Relocating the Explosion
Outrun The Fire Ball, Bomb Disposal isn't an option, and Jumping on a Grenade won't do much good either. Then, you remember that you're the only one who can fly (or is the only one thinking fast enough), and that there's only one real thing left for a hero to do... Relocating the Explosion far away from your friends. Be it a missile, a bomb, matter eating nanomachines, or some other form of mass death, it's up to you take it somewhere it can detonate "safely." Cue a distant explosion, and the nagging question the viewers are left concerning your ultimate fate. This trope is often used near (or is) the climax of a story, and one of the ultimate (and easiest) methods of providing immediate suspense. Did the hero make the ultimate sacrifice, ensuring the villain's last resort would only have one casualty? Or did they get away in one piece, and are just on their way back to their friends? Often times, you'll find out within the same episode/chapter. Other times, you'll be waiting for the sequel. Occasionally, their survival isn't a question at all, and the suspense comes from whether or not the hero can make it in time. This trope can come in many forms. If it's a missile, the hero will fly up to meet it head-on, detonating it high in the sky. If it's a Time Bomb, they'll have to move it far away before the timer expires. Sometimes the hero is the bomb themselves! Of course, flying isn't always possible in a given setting, so there'll be times when someone just runs really fast (or drives) into the distance. A subtrope of Stuff Blowing Up. Compare Misguided Missile and the tropes mentioned above. Potentially spoilerrific.
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Anime & Manga
- Near the end of one of Project ARMS' story arcs, Takeshi courageously decides to take a bomb that would have killed all of the city's inhabitants and flies straight to the ocean. Beyond the speed of sound.
- In Dragon Ball Z Goku relocates Cell to King Kai's Planet in order to save the Earth.
- In One Piece Pell uses his falcon transformation to take a huge bomb away from the capital city.
- One episode of the Pokémon anime had Riley and his Lucario trap a large explosion inside a sphere of Aura and then force it into the sky to detonate harmlessly. A similar thing happened in Pokémon: Diamond and Pearl Adventure, but with Hareta using Empoleon's Hydro Pump to force the (as of yet unexploded) bomb into the air and many Pokemon containing the blast with Light Screen.
- In the third episode of Tiger & Bunny, Barnaby defuses the bomb down to the last 2 wires but can't decide which one to cut. That's when he and his partner Kotetsu decide to just kick the annoying contraption through the roof instead.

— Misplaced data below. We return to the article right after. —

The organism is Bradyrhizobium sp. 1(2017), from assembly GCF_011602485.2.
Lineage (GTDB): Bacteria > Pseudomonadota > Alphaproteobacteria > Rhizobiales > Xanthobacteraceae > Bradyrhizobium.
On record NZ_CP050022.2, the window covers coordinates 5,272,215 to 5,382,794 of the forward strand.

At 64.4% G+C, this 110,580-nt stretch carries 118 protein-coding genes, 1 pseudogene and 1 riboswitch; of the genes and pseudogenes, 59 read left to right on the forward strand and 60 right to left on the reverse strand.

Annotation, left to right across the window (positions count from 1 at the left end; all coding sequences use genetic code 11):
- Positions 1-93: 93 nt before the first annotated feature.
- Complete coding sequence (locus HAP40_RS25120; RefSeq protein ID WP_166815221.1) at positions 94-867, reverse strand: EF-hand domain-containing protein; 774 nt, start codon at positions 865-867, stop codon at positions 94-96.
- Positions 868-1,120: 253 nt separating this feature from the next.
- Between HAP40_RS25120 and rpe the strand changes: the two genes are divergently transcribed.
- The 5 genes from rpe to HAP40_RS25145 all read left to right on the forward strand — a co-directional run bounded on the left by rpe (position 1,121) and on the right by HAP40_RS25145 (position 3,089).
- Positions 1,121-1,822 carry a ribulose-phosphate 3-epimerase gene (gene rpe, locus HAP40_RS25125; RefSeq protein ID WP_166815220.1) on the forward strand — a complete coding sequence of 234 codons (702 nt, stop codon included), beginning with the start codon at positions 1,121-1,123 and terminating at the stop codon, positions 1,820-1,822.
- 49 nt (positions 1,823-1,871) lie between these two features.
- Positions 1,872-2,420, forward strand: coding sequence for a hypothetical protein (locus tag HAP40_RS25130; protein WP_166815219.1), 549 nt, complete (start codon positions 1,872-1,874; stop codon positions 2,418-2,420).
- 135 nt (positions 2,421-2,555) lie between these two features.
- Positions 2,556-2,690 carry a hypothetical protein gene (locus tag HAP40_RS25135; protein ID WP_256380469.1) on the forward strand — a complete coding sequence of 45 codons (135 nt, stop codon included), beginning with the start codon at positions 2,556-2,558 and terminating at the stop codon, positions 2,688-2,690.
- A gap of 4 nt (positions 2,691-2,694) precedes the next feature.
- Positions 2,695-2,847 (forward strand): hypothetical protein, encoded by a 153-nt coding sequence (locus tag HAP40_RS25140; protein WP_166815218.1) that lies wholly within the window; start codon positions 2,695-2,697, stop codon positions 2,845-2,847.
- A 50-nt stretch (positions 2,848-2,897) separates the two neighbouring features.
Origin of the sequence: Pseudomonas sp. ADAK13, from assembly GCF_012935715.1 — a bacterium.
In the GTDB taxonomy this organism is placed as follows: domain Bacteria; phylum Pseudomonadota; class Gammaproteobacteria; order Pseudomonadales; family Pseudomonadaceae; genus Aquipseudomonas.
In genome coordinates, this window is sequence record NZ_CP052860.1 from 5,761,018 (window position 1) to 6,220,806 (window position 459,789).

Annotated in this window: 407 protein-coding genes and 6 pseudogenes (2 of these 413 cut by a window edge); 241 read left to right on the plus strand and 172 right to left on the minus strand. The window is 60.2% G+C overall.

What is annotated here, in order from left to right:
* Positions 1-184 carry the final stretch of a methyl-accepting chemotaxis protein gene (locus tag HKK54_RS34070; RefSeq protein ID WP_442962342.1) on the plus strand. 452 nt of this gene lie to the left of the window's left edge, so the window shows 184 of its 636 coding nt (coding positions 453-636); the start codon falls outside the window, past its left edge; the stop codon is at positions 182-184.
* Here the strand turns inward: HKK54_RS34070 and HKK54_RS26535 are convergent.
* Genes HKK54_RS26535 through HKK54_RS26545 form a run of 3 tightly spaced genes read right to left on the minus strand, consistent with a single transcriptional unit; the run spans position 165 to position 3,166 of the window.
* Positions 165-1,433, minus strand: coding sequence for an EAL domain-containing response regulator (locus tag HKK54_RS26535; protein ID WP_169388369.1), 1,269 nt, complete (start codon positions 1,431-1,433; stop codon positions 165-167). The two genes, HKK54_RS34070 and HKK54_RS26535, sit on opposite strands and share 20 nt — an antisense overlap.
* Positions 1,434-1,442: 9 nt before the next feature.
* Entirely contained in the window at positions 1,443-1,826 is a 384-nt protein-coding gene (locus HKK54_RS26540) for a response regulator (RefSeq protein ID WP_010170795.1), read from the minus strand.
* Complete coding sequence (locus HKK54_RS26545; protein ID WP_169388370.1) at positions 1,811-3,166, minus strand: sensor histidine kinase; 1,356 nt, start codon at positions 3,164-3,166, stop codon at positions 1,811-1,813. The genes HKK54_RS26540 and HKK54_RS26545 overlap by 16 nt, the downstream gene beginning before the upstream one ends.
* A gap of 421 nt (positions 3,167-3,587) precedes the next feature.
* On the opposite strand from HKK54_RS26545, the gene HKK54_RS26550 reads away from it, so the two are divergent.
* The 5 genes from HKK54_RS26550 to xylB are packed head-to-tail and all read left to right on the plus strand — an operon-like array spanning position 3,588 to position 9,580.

- In Naruto, teleporting large explosions off to remote areas was one of the signature tricks of the Fourth Hokage, who was an expert in teleportation jutsus.
- During the Kazekage Rescue arc, Kakashi teleports away Deidara's explosion.
- In one episode of Night Raid 1931, the heroes have to disarm/dispose of three bombs. Two of them are taken care of this way.
- In Magical Girl Lyrical Nanoha The Movie2nd As, Clyde Harlaown's Heroic Sacrifice was changed to this, with him bringing the unstable Book of Darkness to a one-man spacecraft, then piloting it away from the Cool Starship containing Lindy and the rest of his crew and into deep space, so that it will only consume him once it's completely unsealed.
- Full Metal Panic!. Combined with Cutting the Knot when there's a crate with time bomb on board a jumbo airliner filled with hostages, Melissa uses her Humongous Mecha to cut a hole in the side of the plane, pick up the crate and throw it away, whereupon it explodes.
- The first volume of The Ultimates had Thor disposing of an alien bomb that would have destroyed the entire solar system by teleporting it to the wastes of Nastrond, where its detonation won't cause any significant damage besides some small ripples in timespace. Included a humorous scene of Black Widow moaning that they were doomed, since she disbelieved Thor's claims of godhood and thus figured that he just teleported the bomb to another location on Earth.
- Superman's solution to a nuclear reactor meltdown in Superman/Batman World's Finest? Simply dismantle the reactor and fly it into outer space before it explodes.
- In Batman: The Dark Knight Returns, this maneuver doesn't end as well for the Man of Steel. As Batman points out in his inner narration, Big Blue doesn't really understand how this advanced weapon works: knocking it off course didn't do much to lessen the devastation it caused across the hemisphere (such as blocking out the sunlight the solar-powered Superman relies on).
- In the finale of the Spider-Man storyline Maximum Clonage, Spidey and the Scarlet Spider are able to disconnect a bomb connected to a Carrion Virus container, but not deactivate the bomb. Scarlet Spider takes the bomb, swings all the way to the Hudson Bay and slingshots the bomb away in the nick of time.